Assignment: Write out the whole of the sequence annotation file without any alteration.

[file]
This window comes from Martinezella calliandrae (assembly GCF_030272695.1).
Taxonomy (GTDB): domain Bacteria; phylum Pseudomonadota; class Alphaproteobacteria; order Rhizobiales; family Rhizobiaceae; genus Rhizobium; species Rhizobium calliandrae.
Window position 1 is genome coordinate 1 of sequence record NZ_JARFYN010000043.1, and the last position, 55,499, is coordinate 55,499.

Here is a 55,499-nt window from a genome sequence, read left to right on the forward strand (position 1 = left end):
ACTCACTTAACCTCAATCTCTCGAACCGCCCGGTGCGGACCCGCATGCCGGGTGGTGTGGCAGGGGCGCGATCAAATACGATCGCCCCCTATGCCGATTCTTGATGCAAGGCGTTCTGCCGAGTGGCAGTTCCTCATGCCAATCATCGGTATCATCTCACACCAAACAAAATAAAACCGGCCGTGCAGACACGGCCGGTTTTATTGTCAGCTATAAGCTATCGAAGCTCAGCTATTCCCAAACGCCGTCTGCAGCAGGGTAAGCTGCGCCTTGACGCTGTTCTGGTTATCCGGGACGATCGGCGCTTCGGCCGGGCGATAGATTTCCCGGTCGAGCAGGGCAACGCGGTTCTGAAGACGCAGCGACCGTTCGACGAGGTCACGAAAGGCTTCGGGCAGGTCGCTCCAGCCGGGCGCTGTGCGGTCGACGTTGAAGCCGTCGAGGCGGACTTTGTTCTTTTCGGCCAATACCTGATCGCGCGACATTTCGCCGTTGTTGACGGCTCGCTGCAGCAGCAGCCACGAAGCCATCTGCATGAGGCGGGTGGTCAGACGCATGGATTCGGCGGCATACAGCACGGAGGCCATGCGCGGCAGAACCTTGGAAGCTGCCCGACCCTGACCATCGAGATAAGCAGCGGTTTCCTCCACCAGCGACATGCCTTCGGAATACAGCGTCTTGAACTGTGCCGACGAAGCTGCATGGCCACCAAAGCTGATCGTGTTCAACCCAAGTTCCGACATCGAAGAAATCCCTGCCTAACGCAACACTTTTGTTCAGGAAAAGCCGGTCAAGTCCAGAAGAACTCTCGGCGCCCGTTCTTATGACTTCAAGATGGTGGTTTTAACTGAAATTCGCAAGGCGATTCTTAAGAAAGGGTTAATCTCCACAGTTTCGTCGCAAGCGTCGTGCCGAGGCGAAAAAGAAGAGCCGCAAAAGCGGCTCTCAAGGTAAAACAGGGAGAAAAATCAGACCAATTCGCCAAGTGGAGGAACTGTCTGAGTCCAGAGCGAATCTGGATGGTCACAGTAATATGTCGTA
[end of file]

This window comes from Martinezella calliandrae (assembly GCF_030272695.1).
Taxonomy (GTDB): domain Bacteria; phylum Pseudomonadota; class Alphaproteobacteria; order Rhizobiales; family Rhizobiaceae; genus Rhizobium; species Rhizobium calliandrae.
Window position 1 is genome coordinate 1 of sequence record NZ_JARFYN010000043.1, and the last position, 55,499, is coordinate 55,499.

Here is a 55,499-nt window from a genome sequence, read left to right on the forward strand (position 1 = left end):
ACTCACTTAACCTCAATCTCTCGAACCGCCCGGTGCGGACCCGCATGCCGGGTGGTGTGGCAGGGGCGCGATCAAATACGATCGCCCCCTATGCCGATTCTTGATGCAAGGCGTTCTGCCGAGTGGCAGTTCCTCATGCCAATCATCGGTATCATCTCACACCAAACAAAATAAAACCGGCCGTGCAGACACGGCCGGTTTTATTGTCAGCTATAAGCTATCGAAGCTCAGCTATTCCCAAACGCCGTCTGCAGCAGGGTAAGCTGCGCCTTGACGCTGTTCTGGTTATCCGGGACGATCGGCGCTTCGGCCGGGCGATAGATTTCCCGGTCGAGCAGGGCAACGCGGTTCTGAAGACGCAGCGACCGTTCGACGAGGTCACGAAAGGCTTCGGGCAGGTCGCTCCAGCCGGGCGCTGTGCGGTCGACGTTGAAGCCGTCGAGGCGGACTTTGTTCTTTTCGGCCAATACCTGATCGCGCGACATTTCGCCGTTGTTGACGGCTCGCTGCAGCAGCAGCCACGAAGCCATCTGCATGAGGCGGGTGGTCAGACGCATGGATTCGGCGGCATACAGCACGGAGGCCATGCGCGGCAGAACCTTGGAAGCTGCCCGACCCTGACCATCGAGATAAGCAGCGGTTTCCTCCACCAGCGACATGCCTTCGGAATACAGCGTCTTGAACTGTGCCGACGAAGCTGCATGGCCACCAAAGCTGATCGTGTTCAACCCAAGTTCCGACATCGAAGAAATCCCTGCCTAACGCAACACTTTTGTTCAGGAAAAGCCGGTCAAGTCCAGAAGAACTCTCGGCGCCCGTTCTTATGACTTCAAGATGGTGGTTTTAACTGAAATTCGCAAGGCGATTCTTAAGAAAGGGTTAATCTCCACAGTTTCGTCGCAAGCGTCGTGCCGAGGCGAAAAAGAAGAGCCGCAAAAGCGGCTCTCAAGGTAAAACAGGGAGAAAAATCAGACCAATTCGCCAAGTGGAGGAACTGTCTGAGTCCAGAGCGAATCTGGATGGTCACAGTAATATGTCGTA